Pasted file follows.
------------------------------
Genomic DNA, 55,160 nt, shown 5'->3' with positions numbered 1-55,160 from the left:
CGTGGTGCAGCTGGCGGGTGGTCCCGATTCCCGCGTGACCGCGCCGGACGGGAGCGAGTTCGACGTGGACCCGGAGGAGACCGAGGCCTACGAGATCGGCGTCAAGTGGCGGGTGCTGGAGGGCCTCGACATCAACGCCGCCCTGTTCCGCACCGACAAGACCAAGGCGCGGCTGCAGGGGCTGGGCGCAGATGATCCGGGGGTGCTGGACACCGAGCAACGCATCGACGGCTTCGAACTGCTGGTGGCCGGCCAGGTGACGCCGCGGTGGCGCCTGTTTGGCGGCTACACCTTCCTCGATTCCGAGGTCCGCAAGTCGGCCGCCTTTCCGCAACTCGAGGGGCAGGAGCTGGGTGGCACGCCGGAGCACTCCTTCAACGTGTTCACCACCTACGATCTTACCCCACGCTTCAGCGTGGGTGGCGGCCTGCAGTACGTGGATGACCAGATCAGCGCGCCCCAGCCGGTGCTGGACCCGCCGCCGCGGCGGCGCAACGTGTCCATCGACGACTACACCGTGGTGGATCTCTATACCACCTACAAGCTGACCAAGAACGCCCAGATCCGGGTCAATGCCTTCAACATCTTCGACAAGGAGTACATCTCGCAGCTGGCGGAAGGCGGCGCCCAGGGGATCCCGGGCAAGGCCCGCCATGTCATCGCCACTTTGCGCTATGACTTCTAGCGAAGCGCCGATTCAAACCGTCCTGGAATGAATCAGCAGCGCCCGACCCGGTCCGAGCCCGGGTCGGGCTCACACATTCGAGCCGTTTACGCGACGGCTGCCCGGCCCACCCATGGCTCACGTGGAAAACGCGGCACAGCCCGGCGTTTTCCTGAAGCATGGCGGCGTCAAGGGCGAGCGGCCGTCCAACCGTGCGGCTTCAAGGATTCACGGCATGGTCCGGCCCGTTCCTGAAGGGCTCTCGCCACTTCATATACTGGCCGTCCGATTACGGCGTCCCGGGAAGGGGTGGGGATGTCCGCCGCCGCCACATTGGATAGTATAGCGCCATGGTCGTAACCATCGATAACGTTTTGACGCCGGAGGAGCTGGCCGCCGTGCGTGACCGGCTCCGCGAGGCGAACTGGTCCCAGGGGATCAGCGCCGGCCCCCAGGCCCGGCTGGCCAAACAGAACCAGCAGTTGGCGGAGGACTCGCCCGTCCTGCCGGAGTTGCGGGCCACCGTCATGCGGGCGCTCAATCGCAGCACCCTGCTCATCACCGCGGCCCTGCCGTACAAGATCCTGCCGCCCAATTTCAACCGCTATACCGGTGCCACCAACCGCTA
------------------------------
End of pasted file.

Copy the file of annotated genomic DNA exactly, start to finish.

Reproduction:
Genomic DNA, 55,160 nt, shown 5'->3' with positions numbered 1-55,160 from the left:
CGTGGTGCAGCTGGCGGGTGGTCCCGATTCCCGCGTGACCGCGCCGGACGGGAGCGAGTTCGACGTGGACCCGGAGGAGACCGAGGCCTACGAGATCGGCGTCAAGTGGCGGGTGCTGGAGGGCCTCGACATCAACGCCGCCCTGTTCCGCACCGACAAGACCAAGGCGCGGCTGCAGGGGCTGGGCGCAGATGATCCGGGGGTGCTGGACACCGAGCAACGCATCGACGGCTTCGAACTGCTGGTGGCCGGCCAGGTGACGCCGCGGTGGCGCCTGTTTGGCGGCTACACCTTCCTCGATTCCGAGGTCCGCAAGTCGGCCGCCTTTCCGCAACTCGAGGGGCAGGAGCTGGGTGGCACGCCGGAGCACTCCTTCAACGTGTTCACCACCTACGATCTTACCCCACGCTTCAGCGTGGGTGGCGGCCTGCAGTACGTGGATGACCAGATCAGCGCGCCCCAGCCGGTGCTGGACCCGCCGCCGCGGCGGCGCAACGTGTCCATCGACGACTACACCGTGGTGGATCTCTATACCACCTACAAGCTGACCAAGAACGCCCAGATCCGGGTCAATGCCTTCAACATCTTCGACAAGGAGTACATCTCGCAGCTGGCGGAAGGCGGCGCCCAGGGGATCCCGGGCAAGGCCCGCCATGTCATCGCCACTTTGCGCTATGACTTCTAGCGAAGCGCCGATTCAAACCGTCCTGGAATGAATCAGCAGCGCCCGACCCGGTCCGAGCCCGGGTCGGGCTCACACATTCGAGCCGTTTACGCGACGGCTGCCCGGCCCACCCATGGCTCACGTGGAAAACGCGGCACAGCCCGGCGTTTTCCTGAAGCATGGCGGCGTCAAGGGCGAGCGGCCGTCCAACCGTGCGGCTTCAAGGATTCACGGCATGGTCCGGCCCGTTCCTGAAGGGCTCTCGCCACTTCATATACTGGCCGTCCGATTACGGCGTCCCGGGAAGGGGTGGGGATGTCCGCCGCCGCCACATTGGATAGTATAGCGCCATGGTCGTAACCATCGATAACGTTTTGACGCCGGAGGAGCTGGCCGCCGTGCGTGACCGGCTCCGCGAGGCGAACTGGTCCCAGGGGATCAGCGCCGGCCCCCAGGCCCGGCTGGCCAAACAGAACCAGCAGTTGGCGGAGGACTCGCCCGTCCTGCCGGAGTTGCGGGCCACCGTCATGCGGGCGCTCAATCGCAGCACCCTGCTCATCACCGCGGCCCTGCCGTACAAGATCCTGCCGCCCAATTTCAACCGCTATACCGGTGCCACCAACCGCTA